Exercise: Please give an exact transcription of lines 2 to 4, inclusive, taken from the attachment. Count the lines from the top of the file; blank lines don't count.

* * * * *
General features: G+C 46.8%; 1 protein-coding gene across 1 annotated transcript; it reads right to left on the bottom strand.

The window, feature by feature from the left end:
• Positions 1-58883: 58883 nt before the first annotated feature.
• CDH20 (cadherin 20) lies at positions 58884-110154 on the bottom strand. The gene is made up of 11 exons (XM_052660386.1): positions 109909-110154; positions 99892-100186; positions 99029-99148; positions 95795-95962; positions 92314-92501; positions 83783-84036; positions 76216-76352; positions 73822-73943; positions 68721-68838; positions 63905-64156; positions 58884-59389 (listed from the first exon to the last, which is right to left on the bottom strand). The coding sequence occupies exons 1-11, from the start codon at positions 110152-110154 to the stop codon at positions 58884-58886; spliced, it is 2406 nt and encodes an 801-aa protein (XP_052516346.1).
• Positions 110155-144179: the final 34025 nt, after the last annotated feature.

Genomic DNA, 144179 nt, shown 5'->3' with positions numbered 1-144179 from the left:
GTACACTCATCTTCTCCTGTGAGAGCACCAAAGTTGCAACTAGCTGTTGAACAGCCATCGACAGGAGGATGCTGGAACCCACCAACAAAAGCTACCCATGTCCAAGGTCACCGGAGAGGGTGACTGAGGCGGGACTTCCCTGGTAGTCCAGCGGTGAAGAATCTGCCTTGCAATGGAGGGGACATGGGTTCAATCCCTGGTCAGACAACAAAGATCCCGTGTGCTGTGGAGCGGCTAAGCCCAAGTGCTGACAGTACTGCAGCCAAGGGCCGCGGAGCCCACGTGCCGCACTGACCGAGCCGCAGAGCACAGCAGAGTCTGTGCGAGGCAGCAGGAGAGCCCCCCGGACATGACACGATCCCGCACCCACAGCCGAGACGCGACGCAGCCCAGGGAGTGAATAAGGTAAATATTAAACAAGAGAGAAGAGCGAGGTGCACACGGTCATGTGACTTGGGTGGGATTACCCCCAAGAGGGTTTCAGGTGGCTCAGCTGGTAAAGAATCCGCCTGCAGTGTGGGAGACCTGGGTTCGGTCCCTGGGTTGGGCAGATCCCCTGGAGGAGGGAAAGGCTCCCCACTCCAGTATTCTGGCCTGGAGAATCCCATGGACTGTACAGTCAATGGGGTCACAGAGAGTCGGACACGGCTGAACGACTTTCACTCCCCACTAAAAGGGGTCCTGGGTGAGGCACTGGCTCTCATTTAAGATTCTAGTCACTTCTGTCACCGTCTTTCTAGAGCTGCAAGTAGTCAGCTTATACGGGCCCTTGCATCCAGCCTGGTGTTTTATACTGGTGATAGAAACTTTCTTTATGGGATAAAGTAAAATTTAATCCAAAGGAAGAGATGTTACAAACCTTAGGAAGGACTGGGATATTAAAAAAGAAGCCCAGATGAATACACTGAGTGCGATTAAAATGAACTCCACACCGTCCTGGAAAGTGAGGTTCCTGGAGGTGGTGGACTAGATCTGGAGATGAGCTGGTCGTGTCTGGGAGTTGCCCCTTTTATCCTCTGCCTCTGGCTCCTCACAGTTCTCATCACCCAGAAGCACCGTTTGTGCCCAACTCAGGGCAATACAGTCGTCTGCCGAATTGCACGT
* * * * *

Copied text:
The window, feature by feature from the left end:
• Positions 1-58883: 58883 nt before the first annotated feature.
• CDH20 (cadherin 20) lies at positions 58884-110154 on the bottom strand. The gene is made up of 11 exons (XM_052660386.1): positions 109909-110154; positions 99892-100186; positions 99029-99148; positions 95795-95962; positions 92314-92501; positions 83783-84036; positions 76216-76352; positions 73822-73943; positions 68721-68838; positions 63905-64156; positions 58884-59389 (listed from the first exon to the last, which is right to left on the bottom strand). The coding sequence occupies exons 1-11, from the start codon at positions 110152-110154 to the stop codon at positions 58884-58886; spliced, it is 2406 nt and encodes an 801-aa protein (XP_052516346.1).